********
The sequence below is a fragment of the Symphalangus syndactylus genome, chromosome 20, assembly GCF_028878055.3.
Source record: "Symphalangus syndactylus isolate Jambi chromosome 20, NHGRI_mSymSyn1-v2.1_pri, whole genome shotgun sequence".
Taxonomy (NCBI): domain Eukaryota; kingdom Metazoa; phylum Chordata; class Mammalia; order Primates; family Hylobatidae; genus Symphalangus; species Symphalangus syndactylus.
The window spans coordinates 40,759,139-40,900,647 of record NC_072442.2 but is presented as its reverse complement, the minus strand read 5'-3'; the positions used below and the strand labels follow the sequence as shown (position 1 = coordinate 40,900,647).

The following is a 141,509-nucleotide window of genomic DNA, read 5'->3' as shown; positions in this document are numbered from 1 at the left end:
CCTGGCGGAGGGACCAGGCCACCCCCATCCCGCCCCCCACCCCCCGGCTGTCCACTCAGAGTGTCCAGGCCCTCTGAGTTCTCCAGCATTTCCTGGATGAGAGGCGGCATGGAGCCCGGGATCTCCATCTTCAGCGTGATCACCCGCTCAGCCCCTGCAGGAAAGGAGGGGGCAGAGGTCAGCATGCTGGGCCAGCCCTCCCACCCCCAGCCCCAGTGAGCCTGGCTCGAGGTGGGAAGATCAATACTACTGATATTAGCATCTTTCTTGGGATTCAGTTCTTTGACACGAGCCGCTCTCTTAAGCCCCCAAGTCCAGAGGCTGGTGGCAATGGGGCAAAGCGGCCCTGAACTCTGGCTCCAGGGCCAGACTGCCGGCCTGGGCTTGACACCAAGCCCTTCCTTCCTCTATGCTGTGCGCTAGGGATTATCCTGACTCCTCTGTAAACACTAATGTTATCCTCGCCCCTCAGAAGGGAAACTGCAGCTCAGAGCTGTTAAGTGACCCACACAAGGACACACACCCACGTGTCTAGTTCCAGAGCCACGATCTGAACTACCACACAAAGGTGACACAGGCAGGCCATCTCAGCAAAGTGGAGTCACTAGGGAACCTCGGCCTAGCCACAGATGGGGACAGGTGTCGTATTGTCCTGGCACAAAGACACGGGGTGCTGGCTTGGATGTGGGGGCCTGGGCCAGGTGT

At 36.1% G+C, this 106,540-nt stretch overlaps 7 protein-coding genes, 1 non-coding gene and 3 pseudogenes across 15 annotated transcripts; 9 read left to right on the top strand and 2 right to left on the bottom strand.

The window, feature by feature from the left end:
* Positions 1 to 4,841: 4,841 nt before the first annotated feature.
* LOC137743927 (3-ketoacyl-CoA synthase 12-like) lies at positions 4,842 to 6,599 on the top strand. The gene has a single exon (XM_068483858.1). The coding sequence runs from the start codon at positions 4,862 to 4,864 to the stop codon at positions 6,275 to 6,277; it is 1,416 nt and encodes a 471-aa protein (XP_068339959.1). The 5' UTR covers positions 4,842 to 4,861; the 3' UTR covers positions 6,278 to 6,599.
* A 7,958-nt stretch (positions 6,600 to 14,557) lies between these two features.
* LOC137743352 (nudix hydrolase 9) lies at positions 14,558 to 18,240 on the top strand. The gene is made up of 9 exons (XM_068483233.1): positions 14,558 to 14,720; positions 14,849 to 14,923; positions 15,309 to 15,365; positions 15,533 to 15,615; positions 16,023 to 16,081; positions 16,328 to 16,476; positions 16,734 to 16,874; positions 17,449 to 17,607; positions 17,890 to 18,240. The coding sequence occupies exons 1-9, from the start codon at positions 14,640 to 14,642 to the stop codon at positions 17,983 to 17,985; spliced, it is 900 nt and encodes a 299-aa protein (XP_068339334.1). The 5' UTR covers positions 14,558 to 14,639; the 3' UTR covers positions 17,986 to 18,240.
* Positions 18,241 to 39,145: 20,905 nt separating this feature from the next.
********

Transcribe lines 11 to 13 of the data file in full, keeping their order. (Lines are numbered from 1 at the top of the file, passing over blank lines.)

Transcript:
* A 7,958-nt stretch (positions 6,600 to 14,557) lies between these two features.
* LOC137743352 (nudix hydrolase 9) lies at positions 14,558 to 18,240 on the top strand. The gene is made up of 9 exons (XM_068483233.1): positions 14,558 to 14,720; positions 14,849 to 14,923; positions 15,309 to 15,365; positions 15,533 to 15,615; positions 16,023 to 16,081; positions 16,328 to 16,476; positions 16,734 to 16,874; positions 17,449 to 17,607; positions 17,890 to 18,240. The coding sequence occupies exons 1-9, from the start codon at positions 14,640 to 14,642 to the stop codon at positions 17,983 to 17,985; spliced, it is 900 nt and encodes a 299-aa protein (XP_068339334.1). The 5' UTR covers positions 14,558 to 14,639; the 3' UTR covers positions 17,986 to 18,240.
* Positions 18,241 to 39,145: 20,905 nt separating this feature from the next.